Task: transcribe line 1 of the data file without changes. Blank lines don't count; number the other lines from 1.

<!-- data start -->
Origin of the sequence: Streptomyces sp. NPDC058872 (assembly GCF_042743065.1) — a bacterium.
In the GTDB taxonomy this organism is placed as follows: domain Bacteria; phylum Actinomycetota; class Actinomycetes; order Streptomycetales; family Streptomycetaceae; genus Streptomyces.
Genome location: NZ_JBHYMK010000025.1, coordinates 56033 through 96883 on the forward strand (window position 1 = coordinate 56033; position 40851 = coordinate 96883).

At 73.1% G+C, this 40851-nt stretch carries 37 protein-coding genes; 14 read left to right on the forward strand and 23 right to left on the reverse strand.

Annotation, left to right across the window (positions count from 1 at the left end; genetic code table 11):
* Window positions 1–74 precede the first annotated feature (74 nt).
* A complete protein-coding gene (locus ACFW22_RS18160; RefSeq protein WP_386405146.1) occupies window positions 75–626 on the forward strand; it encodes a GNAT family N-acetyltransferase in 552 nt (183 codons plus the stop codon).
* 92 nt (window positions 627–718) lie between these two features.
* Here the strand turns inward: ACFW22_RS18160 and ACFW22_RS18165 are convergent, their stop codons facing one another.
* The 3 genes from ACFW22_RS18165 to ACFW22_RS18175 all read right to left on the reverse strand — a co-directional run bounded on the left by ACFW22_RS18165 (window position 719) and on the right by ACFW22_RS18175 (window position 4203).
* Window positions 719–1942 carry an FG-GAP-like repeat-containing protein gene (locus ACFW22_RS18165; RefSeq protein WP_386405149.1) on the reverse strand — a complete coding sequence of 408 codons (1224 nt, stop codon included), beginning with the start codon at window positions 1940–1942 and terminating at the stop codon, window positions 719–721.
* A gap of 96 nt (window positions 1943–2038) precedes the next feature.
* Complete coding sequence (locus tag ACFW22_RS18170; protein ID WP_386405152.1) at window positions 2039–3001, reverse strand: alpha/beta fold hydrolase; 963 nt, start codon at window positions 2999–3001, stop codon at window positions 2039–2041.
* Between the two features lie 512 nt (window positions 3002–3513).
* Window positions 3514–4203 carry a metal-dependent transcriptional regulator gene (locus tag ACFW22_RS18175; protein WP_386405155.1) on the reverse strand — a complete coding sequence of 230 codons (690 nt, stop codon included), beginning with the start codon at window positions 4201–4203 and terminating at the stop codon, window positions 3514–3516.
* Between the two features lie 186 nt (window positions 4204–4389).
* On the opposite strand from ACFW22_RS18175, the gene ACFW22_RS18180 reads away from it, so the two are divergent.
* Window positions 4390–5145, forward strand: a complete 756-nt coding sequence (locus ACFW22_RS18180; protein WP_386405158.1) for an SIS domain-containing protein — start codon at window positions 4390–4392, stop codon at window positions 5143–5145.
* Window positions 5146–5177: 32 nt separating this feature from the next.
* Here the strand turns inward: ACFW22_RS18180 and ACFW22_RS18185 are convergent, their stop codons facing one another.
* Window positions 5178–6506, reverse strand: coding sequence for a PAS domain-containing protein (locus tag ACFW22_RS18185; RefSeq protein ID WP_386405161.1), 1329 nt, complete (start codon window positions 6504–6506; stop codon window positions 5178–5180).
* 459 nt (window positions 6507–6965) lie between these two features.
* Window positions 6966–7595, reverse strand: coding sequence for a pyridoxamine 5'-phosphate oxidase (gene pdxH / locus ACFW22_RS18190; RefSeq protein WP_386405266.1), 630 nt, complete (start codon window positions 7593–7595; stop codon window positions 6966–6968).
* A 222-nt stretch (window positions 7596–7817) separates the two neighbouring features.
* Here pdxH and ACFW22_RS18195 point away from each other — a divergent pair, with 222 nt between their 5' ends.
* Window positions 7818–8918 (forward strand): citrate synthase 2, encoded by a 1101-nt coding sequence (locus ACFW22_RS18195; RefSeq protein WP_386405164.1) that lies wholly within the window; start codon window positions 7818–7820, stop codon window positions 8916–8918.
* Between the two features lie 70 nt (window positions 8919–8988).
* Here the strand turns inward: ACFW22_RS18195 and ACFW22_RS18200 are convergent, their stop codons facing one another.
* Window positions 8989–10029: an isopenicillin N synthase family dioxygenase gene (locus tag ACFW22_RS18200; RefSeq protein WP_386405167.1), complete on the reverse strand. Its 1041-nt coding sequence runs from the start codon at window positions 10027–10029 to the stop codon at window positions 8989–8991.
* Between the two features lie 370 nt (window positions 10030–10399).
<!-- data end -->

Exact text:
Origin of the sequence: Streptomyces sp. NPDC058872 (assembly GCF_042743065.1) — a bacterium.